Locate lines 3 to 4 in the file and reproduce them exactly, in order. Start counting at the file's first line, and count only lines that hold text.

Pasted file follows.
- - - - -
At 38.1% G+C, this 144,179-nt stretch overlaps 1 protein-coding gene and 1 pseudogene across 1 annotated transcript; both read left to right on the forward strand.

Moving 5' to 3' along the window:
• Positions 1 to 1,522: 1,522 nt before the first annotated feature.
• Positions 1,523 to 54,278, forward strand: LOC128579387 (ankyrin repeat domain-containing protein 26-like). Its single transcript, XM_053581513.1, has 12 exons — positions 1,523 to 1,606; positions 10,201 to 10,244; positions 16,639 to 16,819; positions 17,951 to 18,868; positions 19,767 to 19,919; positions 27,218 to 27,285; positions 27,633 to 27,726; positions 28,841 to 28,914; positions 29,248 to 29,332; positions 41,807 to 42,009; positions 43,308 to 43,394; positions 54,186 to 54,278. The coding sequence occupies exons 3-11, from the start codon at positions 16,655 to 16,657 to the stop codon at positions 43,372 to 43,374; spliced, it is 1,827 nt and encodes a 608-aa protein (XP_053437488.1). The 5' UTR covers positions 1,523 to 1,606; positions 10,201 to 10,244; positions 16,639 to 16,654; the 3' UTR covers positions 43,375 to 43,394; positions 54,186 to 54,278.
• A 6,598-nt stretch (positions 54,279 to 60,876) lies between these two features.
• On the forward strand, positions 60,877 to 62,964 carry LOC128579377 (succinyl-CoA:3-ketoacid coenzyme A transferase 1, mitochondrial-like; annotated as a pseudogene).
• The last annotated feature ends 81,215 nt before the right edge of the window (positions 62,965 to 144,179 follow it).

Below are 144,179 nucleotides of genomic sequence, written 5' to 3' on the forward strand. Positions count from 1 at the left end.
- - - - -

• Positions 1 to 1,522: 1,522 nt before the first annotated feature.
• Positions 1,523 to 54,278, forward strand: LOC128579387 (ankyrin repeat domain-containing protein 26-like). Its single transcript, XM_053581513.1, has 12 exons — positions 1,523 to 1,606; positions 10,201 to 10,244; positions 16,639 to 16,819; positions 17,951 to 18,868; positions 19,767 to 19,919; positions 27,218 to 27,285; positions 27,633 to 27,726; positions 28,841 to 28,914; positions 29,248 to 29,332; positions 41,807 to 42,009; positions 43,308 to 43,394; positions 54,186 to 54,278. The coding sequence occupies exons 3-11, from the start codon at positions 16,655 to 16,657 to the stop codon at positions 43,372 to 43,374; spliced, it is 1,827 nt and encodes a 608-aa protein (XP_053437488.1). The 5' UTR covers positions 1,523 to 1,606; positions 10,201 to 10,244; positions 16,639 to 16,654; the 3' UTR covers positions 43,375 to 43,394; positions 54,186 to 54,278.